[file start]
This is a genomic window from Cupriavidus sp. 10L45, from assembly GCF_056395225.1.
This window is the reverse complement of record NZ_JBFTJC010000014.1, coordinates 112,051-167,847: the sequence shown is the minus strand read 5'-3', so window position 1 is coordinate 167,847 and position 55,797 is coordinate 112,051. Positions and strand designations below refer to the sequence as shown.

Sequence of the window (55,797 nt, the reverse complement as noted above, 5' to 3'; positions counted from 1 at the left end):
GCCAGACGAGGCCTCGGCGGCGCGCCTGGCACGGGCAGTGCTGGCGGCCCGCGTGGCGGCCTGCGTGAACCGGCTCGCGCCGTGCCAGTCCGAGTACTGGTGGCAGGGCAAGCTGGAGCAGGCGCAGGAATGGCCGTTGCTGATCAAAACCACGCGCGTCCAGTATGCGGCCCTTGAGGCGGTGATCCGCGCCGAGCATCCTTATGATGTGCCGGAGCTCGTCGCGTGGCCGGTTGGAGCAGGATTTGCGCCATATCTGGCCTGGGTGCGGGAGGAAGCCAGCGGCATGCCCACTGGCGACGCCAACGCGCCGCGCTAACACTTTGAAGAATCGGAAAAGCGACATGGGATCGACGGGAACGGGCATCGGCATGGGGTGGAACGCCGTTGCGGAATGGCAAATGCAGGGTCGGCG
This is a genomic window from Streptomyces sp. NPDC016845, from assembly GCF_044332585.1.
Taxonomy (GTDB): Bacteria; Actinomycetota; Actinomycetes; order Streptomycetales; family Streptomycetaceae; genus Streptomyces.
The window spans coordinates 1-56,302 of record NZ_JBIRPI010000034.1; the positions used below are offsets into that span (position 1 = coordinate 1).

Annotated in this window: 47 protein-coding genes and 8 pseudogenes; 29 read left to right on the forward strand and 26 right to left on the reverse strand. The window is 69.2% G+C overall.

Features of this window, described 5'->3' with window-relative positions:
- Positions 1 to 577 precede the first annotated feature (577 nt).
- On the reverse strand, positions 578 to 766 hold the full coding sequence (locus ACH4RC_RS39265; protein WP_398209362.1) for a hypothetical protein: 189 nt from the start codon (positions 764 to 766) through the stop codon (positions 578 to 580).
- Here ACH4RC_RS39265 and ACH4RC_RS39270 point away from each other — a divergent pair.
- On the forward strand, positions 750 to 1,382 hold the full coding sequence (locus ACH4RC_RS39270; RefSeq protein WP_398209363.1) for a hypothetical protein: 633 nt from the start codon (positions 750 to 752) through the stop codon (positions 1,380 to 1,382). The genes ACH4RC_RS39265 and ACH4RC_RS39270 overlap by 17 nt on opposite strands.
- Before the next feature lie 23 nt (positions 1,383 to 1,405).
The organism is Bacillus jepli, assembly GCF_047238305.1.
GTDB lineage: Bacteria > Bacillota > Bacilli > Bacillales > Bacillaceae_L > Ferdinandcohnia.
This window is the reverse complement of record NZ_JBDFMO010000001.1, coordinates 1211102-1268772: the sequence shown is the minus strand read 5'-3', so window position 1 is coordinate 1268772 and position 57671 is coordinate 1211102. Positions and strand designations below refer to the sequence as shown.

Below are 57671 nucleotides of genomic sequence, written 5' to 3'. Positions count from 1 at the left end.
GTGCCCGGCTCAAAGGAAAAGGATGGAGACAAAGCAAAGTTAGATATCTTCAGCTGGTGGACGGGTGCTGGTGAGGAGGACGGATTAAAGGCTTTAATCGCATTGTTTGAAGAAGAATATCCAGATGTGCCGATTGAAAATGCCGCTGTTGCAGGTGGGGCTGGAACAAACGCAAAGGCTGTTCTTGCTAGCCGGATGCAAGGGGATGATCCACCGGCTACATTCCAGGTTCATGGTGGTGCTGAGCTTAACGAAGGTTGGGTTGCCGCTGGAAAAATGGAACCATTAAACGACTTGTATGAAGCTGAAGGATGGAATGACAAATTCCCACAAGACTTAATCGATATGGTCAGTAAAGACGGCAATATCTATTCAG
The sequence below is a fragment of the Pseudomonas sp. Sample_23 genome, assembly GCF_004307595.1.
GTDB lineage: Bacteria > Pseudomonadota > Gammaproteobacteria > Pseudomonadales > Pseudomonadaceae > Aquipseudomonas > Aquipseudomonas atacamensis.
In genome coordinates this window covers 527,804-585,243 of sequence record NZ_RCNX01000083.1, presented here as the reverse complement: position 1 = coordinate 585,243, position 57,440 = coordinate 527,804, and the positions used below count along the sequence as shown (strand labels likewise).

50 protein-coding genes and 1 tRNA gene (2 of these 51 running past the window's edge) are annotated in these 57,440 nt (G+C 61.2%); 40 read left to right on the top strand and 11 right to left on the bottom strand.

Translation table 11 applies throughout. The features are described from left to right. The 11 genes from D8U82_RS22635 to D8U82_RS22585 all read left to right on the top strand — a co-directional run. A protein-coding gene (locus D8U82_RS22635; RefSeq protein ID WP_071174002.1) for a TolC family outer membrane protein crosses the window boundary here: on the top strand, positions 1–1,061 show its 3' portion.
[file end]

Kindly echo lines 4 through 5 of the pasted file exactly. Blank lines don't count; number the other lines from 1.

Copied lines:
GCCAGACGAGGCCTCGGCGGCGCGCCTGGCACGGGCAGTGCTGGCGGCCCGCGTGGCGGCCTGCGTGAACCGGCTCGCGCCGTGCCAGTCCGAGTACTGGTGGCAGGGCAAGCTGGAGCAGGCGCAGGAATGGCCGTTGCTGATCAAAACCACGCGCGTCCAGTATGCGGCCCTTGAGGCGGTGATCCGCGCCGAGCATCCTTATGATGTGCCGGAGCTCGTCGCGTGGCCGGTTGGAGCAGGATTTGCGCCATATCTGGCCTGGGTGCGGGAGGAAGCCAGCGGCATGCCCACTGGCGACGCCAACGCGCCGCGCTAACACTTTGAAGAATCGGAAAAGCGACATGGGATCGACGGGAACGGGCATCGGCATGGGGTGGAACGCCGTTGCGGAATGGCAAATGCAGGGTCGGCG
This is a genomic window from Streptomyces sp. NPDC016845, from assembly GCF_044332585.1.